Buying bad software
In this day and age every project manager must be able to admit that the software that they are trying to implement falls short in some aspects. The software may be good on a few points but falls short on random edge cases, usability, interface design, speed or reporting. Whether off the shelf or custom software bad software is ship built to crash upon the shore. There is not much you can do after the fact but make the best of a bad situation, compromise, patch, hack in features and making promises.
Making promises that you cannot keep
Software is not a magical thing that is limitless. It comes with limits, no matter how advanced the platform is there will be a way to break it so there is no use promising users that you can make any change or handle ANY ENHANCEMENT they request. At the end of the day you will either run out of time or money or both. If the software is bad at its core you will basically have to accept it for what it is and work around issues in a transparent manner. You want what? Of course it can do that! Just wait 8 months until we get a patch to 50k lines of code!
Ad hoc troubling shooting, hacking, patching and fire fighting
Many problems will arise during implementation of software but one needs to ensure that issues are not glossed over and patched so as to rush the implementation. These issues may popup again at a point in the future when it may be detrimental to the entire system. Care must be taken to ensure that any issues are implemented in a seamless way. Hacky stuff and wild customization must be avoided at all costs (see making promises you cannot keep). Especially when it comes to off the shelf software where too many customizations will lead to expensive upgrade and maintenance costs in the future. Reckless fire fighting is the easiest way of forking your version of the software into a white elephant (useless or troublesome system, especially one that is expensive to maintain or difficult to dispose of) leading to vendor lock in. Ad hoc fixes are often forgotten then popup at later times to kill innocence bystanders.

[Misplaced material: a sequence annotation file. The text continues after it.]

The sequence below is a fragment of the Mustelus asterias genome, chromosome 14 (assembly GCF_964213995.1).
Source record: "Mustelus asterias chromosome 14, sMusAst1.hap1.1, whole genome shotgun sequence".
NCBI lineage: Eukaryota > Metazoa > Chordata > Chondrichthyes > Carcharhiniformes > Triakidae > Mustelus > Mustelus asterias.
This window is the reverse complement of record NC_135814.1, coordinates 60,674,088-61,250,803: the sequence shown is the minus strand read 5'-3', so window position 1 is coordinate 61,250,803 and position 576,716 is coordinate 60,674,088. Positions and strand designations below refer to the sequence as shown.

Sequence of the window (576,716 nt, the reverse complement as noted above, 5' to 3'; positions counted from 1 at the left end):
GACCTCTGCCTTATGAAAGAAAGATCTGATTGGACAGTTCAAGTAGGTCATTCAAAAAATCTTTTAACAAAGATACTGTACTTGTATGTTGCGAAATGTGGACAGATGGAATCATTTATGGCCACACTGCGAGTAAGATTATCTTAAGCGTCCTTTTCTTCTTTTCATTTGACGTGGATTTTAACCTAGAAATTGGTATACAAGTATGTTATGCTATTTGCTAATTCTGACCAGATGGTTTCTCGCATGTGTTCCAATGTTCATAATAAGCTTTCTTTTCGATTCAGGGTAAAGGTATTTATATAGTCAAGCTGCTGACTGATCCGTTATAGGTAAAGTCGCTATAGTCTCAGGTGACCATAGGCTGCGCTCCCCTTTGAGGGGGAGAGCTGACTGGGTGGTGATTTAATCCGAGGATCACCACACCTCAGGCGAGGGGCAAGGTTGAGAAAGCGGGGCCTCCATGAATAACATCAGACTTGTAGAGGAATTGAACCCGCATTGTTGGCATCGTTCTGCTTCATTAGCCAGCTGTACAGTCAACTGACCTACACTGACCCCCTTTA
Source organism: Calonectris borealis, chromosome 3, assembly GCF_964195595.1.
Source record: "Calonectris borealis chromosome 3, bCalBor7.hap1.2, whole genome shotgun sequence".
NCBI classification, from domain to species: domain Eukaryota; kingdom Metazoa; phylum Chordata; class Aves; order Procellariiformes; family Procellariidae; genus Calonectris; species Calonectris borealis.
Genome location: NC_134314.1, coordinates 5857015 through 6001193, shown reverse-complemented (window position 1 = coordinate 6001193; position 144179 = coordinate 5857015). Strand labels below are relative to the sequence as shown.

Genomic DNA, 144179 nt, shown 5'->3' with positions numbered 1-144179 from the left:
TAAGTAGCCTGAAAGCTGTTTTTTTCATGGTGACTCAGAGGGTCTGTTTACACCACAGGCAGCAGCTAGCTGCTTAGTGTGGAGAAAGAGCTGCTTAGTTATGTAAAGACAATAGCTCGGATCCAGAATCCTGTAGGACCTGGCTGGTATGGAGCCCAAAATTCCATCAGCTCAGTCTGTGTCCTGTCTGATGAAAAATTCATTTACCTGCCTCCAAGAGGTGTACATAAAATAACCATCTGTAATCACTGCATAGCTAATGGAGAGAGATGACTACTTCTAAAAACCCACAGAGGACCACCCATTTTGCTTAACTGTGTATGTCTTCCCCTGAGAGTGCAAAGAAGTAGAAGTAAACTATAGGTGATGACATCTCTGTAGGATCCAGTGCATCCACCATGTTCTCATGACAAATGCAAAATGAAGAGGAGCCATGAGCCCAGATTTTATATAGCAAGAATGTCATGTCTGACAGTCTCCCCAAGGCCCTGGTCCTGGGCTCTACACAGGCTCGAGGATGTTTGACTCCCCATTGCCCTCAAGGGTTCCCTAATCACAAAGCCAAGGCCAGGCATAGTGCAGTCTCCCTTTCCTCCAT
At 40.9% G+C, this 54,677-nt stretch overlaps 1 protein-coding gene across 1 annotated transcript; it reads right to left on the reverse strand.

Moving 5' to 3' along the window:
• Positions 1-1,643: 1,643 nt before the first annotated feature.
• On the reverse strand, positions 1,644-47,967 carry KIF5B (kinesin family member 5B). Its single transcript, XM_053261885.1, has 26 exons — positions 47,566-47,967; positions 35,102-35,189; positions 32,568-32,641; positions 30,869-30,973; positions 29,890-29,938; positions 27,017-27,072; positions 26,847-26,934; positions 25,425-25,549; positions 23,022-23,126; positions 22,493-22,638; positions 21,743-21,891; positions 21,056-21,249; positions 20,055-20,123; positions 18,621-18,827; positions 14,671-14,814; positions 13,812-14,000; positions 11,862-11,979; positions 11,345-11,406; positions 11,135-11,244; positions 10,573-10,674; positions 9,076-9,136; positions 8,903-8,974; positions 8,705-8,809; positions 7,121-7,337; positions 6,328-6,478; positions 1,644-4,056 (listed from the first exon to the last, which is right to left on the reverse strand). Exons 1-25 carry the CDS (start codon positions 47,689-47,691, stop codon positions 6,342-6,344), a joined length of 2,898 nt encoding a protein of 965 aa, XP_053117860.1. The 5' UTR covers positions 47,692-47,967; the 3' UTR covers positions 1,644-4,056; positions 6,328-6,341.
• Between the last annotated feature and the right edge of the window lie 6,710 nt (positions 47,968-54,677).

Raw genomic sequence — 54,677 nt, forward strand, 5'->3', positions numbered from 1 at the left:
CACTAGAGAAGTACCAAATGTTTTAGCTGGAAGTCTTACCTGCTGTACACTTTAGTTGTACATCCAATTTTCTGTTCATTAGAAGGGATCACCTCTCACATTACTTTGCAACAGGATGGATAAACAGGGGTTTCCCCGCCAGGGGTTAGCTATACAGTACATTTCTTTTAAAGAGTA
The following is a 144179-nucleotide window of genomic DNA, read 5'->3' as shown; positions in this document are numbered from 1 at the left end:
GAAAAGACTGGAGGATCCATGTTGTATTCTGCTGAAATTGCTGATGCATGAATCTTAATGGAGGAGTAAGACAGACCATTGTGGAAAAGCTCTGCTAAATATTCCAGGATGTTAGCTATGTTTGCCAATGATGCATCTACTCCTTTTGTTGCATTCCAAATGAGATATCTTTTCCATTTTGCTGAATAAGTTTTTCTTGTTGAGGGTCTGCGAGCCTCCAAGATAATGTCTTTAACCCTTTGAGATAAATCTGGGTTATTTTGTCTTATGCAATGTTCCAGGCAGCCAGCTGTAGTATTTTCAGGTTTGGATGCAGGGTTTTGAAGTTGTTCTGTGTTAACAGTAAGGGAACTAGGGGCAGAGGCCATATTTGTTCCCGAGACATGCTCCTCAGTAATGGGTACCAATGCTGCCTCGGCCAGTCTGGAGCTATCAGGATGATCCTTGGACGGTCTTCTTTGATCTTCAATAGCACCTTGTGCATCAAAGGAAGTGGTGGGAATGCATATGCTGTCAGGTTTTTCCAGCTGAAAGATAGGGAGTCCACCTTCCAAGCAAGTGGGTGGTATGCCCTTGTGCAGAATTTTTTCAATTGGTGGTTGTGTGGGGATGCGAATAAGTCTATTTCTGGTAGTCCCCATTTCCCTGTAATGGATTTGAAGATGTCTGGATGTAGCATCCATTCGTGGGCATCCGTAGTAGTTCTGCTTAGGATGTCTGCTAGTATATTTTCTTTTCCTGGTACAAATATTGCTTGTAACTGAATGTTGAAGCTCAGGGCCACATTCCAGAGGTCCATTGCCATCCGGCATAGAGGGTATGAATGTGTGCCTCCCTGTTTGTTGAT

At the end of the day no software is perfect and you will always find users/clients that have issues that need to be addressed. These issues must be carefully looked at or prioritized if you intend to have smooth and quick implementation. Even after implementation steps must be taken to ensure that the people you have on-boarded stay on board and the software lives a long productive life, free of pain and suffering. Resist the urge to blame the client/users for shortfalls in the software and make an effort to understand and alleviate the concerns. A couple years ago I wrote about why software gets replaced but I did not mention that some of these things can be detected from early in the implementation phase and avoided.